The way I like to put it? Not all “looking down” is made equal. In other words, don’t start staring at show notes or a teleprompter the moment you get on stage. After you’ve opened the show and need to hop into event or company specifics, a bit of looking down to ensure you’re not missing any details or mispronouncing someone’s name is totally okay.
4. Nail Proper Rehearsal
Some of my best advice for a professional event emcee or keynote speaker is to nail a proper rehearsal. Now, by proper, I don’t mean just talking through a show flow — I mean actually doing it. You should be involved in each speaker’s soundcheck and each panel rehearsal. Learn every moving part of the run of show, as you will be in standby mode and should be ready to step in at a moment’s notice.
This feeds into our next step, which is…
5. Prepare to Be Spontaneous
You might be thinking, “Jeff, how can I prepare to be spontaneous when spontaneous literally means unplanned?” Well, as I explained to my friends at the National Speakers Association, you cannot be spontaneous without being prepared! You must be comfortable and relaxed to have the confidence to be spontaneous in the moment.
The more you prepare beforehand, the easier it will be to ad-lib on the spot. Plus, being totally prepared means you’ll be ready to face anything — including an emergency, like…
6. Emergencies Happen (So Have a Plan)
Sometimes a video won’t play on cue. Sometimes another keynote speaker or corporate entertainer bails at the last moment. And sometimes, you just get stuck with a disengaged audience. The point is, emergencies happen. As a professional entertainer, you will be expected to have a plan — yes, even for those unexpected hiccups! Always have something prepared for an emergency.
Arrive at a venue with an extra bit you weren’t planning on using or props to support a last-minute segment. For instance, I always travel to events with extra juggling props, so I can segue into another skit to buy my event producers some time in the event of an emergency. On the virtual front, I supply confetti cannons for an instant distractor the audience is sure to love.
Speaking of my virtual event tips…
7. Secure a Studio Option
Whether you’re a virtual event emcee or deliver keynotes digitally, secure a professional studio option. I utilize Show Creators Studios as my virtual event production company to execute flawless virtual conferences and meetings. Once I spoke through my best practices, I had Ian Herrington and Amanda Deacon of Show Creators Studios take over my “Be a Better Speaker” segment.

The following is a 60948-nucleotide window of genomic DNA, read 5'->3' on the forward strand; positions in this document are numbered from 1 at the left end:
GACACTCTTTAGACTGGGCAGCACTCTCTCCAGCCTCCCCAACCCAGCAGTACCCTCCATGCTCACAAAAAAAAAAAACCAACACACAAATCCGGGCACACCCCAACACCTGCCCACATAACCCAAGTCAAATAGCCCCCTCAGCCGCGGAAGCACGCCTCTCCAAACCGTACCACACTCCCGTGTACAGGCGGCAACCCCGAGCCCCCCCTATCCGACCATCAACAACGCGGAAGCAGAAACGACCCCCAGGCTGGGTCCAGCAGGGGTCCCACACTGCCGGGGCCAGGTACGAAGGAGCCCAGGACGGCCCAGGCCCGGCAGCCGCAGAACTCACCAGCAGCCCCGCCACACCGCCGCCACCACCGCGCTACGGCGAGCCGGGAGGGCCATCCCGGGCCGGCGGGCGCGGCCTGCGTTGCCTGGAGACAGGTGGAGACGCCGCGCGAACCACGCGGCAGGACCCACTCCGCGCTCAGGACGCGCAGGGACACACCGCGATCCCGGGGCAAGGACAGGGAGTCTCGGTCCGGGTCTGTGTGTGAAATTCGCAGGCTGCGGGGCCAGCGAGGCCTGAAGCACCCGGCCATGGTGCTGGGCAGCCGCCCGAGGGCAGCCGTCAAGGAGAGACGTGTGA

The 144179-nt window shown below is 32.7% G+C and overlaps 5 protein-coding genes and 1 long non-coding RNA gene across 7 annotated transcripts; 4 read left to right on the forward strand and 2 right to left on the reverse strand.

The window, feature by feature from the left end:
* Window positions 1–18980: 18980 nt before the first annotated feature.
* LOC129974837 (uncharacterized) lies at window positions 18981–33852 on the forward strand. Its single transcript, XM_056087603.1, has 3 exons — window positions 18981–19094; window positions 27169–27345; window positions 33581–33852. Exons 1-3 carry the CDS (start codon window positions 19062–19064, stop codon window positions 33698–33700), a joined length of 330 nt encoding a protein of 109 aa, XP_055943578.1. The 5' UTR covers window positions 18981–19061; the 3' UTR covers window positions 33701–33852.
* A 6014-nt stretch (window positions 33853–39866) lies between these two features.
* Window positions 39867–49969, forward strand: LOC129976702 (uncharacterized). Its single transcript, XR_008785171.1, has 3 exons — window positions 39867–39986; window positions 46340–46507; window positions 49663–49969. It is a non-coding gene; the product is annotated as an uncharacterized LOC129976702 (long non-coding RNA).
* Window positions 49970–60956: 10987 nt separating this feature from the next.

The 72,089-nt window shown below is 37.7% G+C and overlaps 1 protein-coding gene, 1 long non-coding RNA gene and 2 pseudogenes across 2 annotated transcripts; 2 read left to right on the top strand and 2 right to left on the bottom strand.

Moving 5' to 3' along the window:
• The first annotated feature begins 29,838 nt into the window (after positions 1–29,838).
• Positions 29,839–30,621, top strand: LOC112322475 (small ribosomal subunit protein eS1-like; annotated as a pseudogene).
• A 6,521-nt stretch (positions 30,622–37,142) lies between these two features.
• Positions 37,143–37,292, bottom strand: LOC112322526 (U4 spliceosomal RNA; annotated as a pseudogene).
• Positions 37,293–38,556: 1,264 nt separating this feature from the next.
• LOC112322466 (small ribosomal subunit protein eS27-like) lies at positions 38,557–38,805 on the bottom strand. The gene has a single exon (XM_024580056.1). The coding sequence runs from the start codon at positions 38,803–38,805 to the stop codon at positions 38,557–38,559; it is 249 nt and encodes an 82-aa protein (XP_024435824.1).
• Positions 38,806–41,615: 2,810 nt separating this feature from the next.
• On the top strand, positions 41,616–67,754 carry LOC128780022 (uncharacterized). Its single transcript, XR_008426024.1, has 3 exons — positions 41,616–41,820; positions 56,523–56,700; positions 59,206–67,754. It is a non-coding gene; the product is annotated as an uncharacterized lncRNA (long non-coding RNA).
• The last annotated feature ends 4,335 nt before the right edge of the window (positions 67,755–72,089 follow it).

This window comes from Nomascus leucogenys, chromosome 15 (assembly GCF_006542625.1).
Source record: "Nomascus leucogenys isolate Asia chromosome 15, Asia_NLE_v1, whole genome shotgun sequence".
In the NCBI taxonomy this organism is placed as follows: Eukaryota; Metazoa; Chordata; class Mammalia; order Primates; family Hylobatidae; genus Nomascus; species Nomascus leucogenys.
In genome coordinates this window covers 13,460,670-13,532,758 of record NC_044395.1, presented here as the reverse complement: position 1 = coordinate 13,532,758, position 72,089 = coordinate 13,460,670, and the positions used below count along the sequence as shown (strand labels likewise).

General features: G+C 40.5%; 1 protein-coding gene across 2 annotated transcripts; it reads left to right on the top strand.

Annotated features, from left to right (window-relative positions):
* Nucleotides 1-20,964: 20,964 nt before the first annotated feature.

Ian and Amanda delivered a micro masterclass in the studio, going behind the rig to share hands-on, practical advice with our viewers. We talked about the video wall at the studio and how we leverage transitions to make the viewing process seamless for a virtual audience. Thank you again to the whole team at Show Creators Studios for sharing your expertise with the National Speakers Association!
8. Market Your Differentiator
One of the last (but certainly not least) nuggets of wisdom we chatted about during “How to Present Massive Value as an Emcee On & Off the Stage” was how to differentiate yourself as an entertainer. For instance, I am a Las Vegas entertainer with more than 18 years of live event experience who can bring the magic of the Strip to my clients’ events. That’s my differentiator.
Each entertainer’s differentiator will be unique — some might have insane magic skills or an inspirational back story. No matter the angle, it’s important for every keynote speaker and professional event emcee to identify and market their special something! It’s this differentiator that will have clients coming back for more, year after year.
A Professional Event Emcee with Massive Value
Few things in life give me as much joy as giving back, especially to my National Speakers Association friends and colleagues. It was a joy to deliver my “How to Present Massive Value as an Emcee On & Off the Stage” segment — and I hope it was equally as informative for my viewers as it was fulfilling for me! Talk about 90 minutes well spent.